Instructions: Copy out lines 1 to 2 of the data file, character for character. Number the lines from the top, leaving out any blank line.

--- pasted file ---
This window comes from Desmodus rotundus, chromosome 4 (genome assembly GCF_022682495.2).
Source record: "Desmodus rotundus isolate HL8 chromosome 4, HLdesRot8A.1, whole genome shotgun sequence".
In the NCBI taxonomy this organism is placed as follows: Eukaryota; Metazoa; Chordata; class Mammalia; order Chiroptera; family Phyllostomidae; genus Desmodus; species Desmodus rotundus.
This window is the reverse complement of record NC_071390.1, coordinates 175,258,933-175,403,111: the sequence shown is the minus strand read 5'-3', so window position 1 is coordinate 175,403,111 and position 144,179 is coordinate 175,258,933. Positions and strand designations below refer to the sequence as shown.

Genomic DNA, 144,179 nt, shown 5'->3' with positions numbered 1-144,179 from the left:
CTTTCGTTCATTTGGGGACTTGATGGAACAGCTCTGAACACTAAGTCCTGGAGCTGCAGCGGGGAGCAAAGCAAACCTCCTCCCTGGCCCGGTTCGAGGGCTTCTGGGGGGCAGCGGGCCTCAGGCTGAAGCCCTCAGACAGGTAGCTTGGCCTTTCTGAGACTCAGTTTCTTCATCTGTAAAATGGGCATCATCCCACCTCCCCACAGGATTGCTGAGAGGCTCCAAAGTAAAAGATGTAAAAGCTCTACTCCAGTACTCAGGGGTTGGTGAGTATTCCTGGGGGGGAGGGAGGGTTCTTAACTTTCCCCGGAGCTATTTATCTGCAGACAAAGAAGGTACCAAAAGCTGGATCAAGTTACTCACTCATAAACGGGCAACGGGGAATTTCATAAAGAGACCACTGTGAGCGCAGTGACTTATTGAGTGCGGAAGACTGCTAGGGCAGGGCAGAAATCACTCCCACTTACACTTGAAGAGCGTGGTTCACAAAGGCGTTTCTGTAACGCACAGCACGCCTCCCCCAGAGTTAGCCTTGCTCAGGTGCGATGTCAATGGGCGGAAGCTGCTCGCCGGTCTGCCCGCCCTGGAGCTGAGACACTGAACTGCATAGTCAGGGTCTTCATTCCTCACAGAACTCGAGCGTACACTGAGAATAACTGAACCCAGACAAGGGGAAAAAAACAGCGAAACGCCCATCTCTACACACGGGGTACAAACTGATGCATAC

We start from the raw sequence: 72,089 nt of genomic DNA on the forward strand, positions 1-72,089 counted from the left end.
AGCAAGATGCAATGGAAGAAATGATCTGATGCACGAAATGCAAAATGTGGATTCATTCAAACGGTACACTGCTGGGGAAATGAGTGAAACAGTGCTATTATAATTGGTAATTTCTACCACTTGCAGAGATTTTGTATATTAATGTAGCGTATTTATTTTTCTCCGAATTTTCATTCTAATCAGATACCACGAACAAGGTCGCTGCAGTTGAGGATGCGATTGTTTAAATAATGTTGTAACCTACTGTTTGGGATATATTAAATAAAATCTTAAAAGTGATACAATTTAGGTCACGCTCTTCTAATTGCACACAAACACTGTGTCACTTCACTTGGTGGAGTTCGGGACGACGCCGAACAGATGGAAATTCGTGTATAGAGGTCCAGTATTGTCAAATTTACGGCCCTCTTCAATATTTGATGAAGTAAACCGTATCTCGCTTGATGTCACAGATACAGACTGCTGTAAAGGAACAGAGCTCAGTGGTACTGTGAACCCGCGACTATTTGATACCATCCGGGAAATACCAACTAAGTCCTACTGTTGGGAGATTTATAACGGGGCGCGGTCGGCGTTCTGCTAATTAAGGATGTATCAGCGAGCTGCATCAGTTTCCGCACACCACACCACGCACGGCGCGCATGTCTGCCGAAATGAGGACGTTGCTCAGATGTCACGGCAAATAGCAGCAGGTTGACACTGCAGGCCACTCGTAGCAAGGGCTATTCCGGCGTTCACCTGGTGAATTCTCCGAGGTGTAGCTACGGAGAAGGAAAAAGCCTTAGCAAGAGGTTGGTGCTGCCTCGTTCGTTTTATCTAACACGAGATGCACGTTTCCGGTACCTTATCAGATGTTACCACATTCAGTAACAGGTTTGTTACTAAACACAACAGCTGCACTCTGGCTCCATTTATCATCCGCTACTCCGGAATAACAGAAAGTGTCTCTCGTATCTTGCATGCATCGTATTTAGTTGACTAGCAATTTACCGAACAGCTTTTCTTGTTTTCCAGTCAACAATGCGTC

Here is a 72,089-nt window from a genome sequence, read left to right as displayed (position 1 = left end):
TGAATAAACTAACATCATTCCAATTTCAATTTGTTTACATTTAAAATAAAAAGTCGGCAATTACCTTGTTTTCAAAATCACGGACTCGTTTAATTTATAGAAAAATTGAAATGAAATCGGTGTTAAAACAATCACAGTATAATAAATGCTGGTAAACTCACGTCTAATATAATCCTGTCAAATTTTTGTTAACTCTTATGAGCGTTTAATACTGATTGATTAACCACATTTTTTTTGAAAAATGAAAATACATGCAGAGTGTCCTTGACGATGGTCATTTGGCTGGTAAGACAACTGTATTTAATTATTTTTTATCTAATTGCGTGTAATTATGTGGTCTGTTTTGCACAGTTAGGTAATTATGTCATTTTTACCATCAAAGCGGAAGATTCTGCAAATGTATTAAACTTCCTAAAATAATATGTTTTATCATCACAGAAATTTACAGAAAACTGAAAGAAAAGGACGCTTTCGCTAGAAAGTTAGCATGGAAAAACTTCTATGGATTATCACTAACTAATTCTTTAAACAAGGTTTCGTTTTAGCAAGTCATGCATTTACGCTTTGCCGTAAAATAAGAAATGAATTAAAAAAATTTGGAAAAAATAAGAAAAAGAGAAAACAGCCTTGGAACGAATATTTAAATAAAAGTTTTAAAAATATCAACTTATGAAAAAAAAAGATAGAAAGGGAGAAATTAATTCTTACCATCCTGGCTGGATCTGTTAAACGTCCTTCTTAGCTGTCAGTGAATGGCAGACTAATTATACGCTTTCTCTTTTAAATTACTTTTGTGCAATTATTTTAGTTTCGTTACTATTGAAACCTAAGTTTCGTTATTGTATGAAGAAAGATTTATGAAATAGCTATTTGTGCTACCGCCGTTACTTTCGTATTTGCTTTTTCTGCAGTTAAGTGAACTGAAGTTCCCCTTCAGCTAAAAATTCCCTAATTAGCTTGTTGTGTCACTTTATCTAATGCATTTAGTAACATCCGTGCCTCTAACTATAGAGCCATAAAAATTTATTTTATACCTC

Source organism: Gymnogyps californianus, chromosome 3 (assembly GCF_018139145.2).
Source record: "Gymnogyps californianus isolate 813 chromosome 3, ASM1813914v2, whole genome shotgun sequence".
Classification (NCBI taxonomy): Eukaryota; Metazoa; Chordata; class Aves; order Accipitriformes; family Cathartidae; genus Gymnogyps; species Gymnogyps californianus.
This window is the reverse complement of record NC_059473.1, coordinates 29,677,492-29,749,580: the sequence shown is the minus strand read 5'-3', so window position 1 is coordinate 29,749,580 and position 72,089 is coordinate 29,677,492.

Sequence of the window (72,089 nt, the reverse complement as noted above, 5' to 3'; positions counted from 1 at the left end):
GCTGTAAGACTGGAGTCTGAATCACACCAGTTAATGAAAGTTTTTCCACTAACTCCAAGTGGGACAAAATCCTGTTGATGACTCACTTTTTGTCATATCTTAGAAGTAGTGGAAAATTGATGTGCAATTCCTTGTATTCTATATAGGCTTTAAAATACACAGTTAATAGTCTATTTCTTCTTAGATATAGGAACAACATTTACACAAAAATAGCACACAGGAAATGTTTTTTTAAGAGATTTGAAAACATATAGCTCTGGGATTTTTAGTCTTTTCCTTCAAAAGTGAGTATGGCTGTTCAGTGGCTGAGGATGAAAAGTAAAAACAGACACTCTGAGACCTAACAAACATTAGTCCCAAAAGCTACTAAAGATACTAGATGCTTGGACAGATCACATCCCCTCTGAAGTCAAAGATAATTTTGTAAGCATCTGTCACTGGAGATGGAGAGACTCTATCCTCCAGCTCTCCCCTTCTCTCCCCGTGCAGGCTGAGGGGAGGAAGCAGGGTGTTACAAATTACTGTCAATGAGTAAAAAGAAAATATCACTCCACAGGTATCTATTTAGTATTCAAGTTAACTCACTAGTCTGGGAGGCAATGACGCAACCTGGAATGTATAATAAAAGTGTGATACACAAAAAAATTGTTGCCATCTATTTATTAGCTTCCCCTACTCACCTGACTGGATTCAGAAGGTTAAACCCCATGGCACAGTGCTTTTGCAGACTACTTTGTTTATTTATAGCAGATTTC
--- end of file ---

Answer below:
This window comes from Desmodus rotundus, chromosome 4 (genome assembly GCF_022682495.2).
Source record: "Desmodus rotundus isolate HL8 chromosome 4, HLdesRot8A.1, whole genome shotgun sequence".